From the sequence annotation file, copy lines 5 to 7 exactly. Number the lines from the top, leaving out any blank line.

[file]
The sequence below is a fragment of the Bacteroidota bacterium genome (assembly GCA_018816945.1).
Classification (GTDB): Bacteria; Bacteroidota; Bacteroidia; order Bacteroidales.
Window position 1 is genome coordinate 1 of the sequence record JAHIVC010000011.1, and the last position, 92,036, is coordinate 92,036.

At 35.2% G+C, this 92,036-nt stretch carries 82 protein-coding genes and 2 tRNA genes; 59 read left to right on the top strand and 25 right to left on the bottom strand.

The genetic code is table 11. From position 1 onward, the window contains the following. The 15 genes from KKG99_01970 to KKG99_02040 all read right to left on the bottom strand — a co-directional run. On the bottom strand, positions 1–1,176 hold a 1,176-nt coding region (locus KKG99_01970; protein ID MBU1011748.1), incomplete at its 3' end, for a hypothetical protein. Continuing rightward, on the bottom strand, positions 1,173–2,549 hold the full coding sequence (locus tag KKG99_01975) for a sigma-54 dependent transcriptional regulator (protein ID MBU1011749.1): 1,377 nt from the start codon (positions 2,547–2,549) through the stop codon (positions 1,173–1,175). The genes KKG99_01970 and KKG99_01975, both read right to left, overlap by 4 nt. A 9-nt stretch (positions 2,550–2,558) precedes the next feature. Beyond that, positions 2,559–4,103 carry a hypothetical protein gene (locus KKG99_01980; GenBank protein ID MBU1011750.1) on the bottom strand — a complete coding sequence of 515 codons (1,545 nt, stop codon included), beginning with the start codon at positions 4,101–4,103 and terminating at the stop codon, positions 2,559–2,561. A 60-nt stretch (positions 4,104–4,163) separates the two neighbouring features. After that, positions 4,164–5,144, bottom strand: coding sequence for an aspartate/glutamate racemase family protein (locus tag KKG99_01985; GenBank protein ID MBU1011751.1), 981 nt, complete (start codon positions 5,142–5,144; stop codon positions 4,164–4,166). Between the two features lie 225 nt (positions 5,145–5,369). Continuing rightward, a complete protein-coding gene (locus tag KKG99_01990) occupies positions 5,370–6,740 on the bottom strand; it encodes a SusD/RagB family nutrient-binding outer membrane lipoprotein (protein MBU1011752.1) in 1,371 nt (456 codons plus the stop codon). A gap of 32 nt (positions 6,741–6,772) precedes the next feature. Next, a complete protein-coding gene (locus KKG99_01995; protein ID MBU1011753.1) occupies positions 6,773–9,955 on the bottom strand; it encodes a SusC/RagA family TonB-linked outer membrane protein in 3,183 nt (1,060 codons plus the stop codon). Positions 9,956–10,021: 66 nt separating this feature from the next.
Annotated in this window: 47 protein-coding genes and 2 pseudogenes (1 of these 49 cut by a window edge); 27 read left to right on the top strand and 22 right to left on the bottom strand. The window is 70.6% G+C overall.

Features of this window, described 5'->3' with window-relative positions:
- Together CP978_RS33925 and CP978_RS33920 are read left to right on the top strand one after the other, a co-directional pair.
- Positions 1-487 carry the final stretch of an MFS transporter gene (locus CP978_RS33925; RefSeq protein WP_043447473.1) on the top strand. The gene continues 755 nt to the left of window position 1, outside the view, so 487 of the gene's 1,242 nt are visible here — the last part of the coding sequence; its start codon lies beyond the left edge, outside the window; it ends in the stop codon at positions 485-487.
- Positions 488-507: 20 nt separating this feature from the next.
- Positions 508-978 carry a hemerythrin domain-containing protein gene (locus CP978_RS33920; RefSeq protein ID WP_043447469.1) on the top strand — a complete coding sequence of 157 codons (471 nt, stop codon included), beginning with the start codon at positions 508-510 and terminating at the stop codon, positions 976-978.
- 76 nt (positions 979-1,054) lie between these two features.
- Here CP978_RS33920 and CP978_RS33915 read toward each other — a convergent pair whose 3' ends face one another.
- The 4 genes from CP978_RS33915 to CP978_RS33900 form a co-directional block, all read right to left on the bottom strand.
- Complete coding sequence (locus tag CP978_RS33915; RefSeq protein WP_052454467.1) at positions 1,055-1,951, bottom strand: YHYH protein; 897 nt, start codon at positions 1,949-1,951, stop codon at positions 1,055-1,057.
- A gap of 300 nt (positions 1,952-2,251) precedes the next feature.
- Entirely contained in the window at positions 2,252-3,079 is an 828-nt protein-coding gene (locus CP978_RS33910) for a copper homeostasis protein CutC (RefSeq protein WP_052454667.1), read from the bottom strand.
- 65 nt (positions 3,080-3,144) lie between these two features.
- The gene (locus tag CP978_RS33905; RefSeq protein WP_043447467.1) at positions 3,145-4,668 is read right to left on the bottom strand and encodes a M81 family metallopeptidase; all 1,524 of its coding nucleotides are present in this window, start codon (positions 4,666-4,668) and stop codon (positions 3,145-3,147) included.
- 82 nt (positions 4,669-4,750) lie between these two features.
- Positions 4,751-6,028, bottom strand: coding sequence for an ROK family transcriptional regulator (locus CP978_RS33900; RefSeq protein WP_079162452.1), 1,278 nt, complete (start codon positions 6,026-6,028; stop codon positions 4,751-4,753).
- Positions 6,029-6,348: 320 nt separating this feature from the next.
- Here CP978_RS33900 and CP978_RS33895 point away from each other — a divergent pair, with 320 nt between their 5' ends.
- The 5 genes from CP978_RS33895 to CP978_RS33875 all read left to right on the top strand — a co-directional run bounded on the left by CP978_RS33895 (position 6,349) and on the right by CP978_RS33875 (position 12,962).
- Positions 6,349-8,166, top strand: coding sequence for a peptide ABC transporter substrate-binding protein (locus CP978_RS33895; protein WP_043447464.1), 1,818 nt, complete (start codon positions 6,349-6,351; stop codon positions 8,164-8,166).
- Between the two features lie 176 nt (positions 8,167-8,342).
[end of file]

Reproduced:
The genetic code is table 11. From position 1 onward, the window contains the following. The 15 genes from KKG99_01970 to KKG99_02040 all read right to left on the bottom strand — a co-directional run. On the bottom strand, positions 1–1,176 hold a 1,176-nt coding region (locus KKG99_01970; protein ID MBU1011748.1), incomplete at its 3' end, for a hypothetical protein. Continuing rightward, on the bottom strand, positions 1,173–2,549 hold the full coding sequence (locus tag KKG99_01975) for a sigma-54 dependent transcriptional regulator (protein ID MBU1011749.1): 1,377 nt from the start codon (positions 2,547–2,549) through the stop codon (positions 1,173–1,175). The genes KKG99_01970 and KKG99_01975, both read right to left, overlap by 4 nt. A 9-nt stretch (positions 2,550–2,558) precedes the next feature. Beyond that, positions 2,559–4,103 carry a hypothetical protein gene (locus KKG99_01980; GenBank protein ID MBU1011750.1) on the bottom strand — a complete coding sequence of 515 codons (1,545 nt, stop codon included), beginning with the start codon at positions 4,101–4,103 and terminating at the stop codon, positions 2,559–2,561. A 60-nt stretch (positions 4,104–4,163) separates the two neighbouring features. After that, positions 4,164–5,144, bottom strand: coding sequence for an aspartate/glutamate racemase family protein (locus tag KKG99_01985; GenBank protein ID MBU1011751.1), 981 nt, complete (start codon positions 5,142–5,144; stop codon positions 4,164–4,166). Between the two features lie 225 nt (positions 5,145–5,369). Continuing rightward, a complete protein-coding gene (locus tag KKG99_01990) occupies positions 5,370–6,740 on the bottom strand; it encodes a SusD/RagB family nutrient-binding outer membrane lipoprotein (protein MBU1011752.1) in 1,371 nt (456 codons plus the stop codon). A gap of 32 nt (positions 6,741–6,772) precedes the next feature. Next, a complete protein-coding gene (locus KKG99_01995; protein ID MBU1011753.1) occupies positions 6,773–9,955 on the bottom strand; it encodes a SusC/RagA family TonB-linked outer membrane protein in 3,183 nt (1,060 codons plus the stop codon). Positions 9,956–10,021: 66 nt separating this feature from the next.
Annotated in this window: 47 protein-coding genes and 2 pseudogenes (1 of these 49 cut by a window edge); 27 read left to right on the top strand and 22 right to left on the bottom strand. The window is 70.6% G+C overall.

Features of this window, described 5'->3' with window-relative positions: